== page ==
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# 17.4 Integration by Substitution

We will now use the chain rule to find some antiderivatives. Let be a real valued function that is continuous on some interval and differentiable on the interior of , and let be a function such that has an antiderivative on some interval . We will suppose that and . It then follows that is continuous on and differentiable on , and

 (17.32)

for all in the interior of ; i.e., is an antiderivative for on . Thus
 (17.33)

There is a standard ritual for using (17.33) to find when an antiderivative can be found for . We write:

Let . Then (or ), so

 (17.34)

In the first equality of (17.34) we replace by and by , and in the last step we replace by . Since we have never assigned any meaning to  " or  ", we should think of (17.34) just as a mnemonic device for remembering (17.33).

17.35   Example. Find .

Let . Then , so

Suppose we want to find . If we had a in the denominator, this would be a simple problem. (In fact we just considered this problem in the previous example.) We will now discuss a method of introducing the missing .

Suppose is a function on an interval such that is never zero on the interior of , and suppose that is an inverse function for . Then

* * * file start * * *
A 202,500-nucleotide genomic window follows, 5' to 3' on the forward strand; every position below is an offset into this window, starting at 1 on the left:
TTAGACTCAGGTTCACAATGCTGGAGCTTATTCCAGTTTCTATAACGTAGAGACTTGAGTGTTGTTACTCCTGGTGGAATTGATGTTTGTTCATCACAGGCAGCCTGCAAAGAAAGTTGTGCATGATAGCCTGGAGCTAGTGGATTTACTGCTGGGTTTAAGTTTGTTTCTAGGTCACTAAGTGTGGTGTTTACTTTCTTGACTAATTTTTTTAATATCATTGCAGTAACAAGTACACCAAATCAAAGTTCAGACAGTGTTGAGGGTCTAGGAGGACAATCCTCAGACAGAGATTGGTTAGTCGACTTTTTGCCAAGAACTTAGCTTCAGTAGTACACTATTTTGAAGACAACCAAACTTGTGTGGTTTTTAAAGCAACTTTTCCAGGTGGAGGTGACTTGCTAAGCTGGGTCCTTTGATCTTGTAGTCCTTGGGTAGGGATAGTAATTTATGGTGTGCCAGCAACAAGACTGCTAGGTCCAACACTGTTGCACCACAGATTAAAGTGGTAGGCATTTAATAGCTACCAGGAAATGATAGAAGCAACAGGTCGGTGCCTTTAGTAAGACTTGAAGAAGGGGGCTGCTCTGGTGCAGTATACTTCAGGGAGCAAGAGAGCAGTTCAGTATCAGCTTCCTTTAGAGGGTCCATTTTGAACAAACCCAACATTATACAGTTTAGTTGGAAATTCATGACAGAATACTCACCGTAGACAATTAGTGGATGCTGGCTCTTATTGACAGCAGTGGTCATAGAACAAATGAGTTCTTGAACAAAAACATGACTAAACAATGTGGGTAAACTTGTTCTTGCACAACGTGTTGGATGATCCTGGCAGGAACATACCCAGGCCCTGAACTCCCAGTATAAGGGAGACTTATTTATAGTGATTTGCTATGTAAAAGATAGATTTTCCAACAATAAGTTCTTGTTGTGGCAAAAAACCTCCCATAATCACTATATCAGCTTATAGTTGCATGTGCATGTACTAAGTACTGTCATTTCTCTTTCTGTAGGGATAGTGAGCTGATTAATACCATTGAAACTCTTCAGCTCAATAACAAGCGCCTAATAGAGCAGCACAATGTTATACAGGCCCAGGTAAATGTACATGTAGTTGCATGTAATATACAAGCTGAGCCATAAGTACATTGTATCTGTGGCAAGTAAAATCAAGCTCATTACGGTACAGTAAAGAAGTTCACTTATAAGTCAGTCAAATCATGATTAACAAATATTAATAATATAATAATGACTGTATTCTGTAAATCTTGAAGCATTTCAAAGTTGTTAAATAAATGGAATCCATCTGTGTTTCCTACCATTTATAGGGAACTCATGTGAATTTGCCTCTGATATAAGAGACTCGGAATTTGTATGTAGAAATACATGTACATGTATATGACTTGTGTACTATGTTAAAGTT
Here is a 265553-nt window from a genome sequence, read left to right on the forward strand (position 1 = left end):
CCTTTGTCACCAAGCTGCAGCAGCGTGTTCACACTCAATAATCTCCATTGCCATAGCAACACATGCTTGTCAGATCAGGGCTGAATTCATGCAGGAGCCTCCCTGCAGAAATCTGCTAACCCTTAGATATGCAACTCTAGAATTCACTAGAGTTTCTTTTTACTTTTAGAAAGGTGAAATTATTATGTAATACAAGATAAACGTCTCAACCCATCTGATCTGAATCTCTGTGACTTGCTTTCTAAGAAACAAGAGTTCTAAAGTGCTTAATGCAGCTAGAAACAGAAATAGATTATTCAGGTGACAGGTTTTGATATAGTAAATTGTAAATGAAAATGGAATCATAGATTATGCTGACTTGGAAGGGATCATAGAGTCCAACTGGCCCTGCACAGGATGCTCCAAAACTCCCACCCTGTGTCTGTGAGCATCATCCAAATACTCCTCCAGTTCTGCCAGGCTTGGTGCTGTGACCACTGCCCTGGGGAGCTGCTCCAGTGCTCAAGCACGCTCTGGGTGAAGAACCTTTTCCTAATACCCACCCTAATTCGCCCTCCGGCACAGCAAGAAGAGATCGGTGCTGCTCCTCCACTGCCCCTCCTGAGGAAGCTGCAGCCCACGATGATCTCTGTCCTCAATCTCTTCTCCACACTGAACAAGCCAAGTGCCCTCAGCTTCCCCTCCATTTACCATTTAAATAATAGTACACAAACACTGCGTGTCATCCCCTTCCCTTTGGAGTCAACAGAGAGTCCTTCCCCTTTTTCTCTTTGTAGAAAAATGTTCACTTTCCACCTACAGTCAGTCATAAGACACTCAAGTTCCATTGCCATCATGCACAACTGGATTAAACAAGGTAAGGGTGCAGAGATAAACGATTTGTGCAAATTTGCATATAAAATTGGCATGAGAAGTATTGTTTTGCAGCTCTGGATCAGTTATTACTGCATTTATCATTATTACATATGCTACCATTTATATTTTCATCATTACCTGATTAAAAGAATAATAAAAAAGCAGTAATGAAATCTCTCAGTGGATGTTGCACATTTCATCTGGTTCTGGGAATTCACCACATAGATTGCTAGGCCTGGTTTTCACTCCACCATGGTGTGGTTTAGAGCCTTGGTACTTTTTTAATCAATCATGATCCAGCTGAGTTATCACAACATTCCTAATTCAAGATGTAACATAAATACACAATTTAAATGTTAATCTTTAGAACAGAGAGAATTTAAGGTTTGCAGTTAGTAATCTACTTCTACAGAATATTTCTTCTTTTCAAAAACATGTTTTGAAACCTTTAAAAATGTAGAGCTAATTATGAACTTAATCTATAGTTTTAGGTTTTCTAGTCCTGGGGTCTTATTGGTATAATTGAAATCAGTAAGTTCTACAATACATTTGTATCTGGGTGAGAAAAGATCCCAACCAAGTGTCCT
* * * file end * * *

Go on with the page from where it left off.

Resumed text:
for all in the interior of , so

We now apply the ritual (17.34): Let . Then , so

If we can find an antiderivative for , then

We have shown that if is an inverse function for , then
 (17.36)

There is a ritual associated with this result also. To find :

Let . Then so .

Hence

 (17.37)

17.38   Example. To find .

Let . Then so .

Thus

We can now use integration by parts to find . Let

Then

Hence

17.39   Example. To find .

Let . Then so .

17.40   Example. To find .

Let . Then so .

Hence

17.41   Example. To find .

Let . Then , and

Thus

17.42   Exercise. A Find the following antiderivatives:

a)
.

b)
.

c)
.

d)
.

e)
.

f)
.

g)
.

Next: 17.5 Trigonometric Substitution Up: 17. Antidifferentiation Techniques Previous: 17.3 Integration by Parts   Index
Ray Mayer 2007-09-07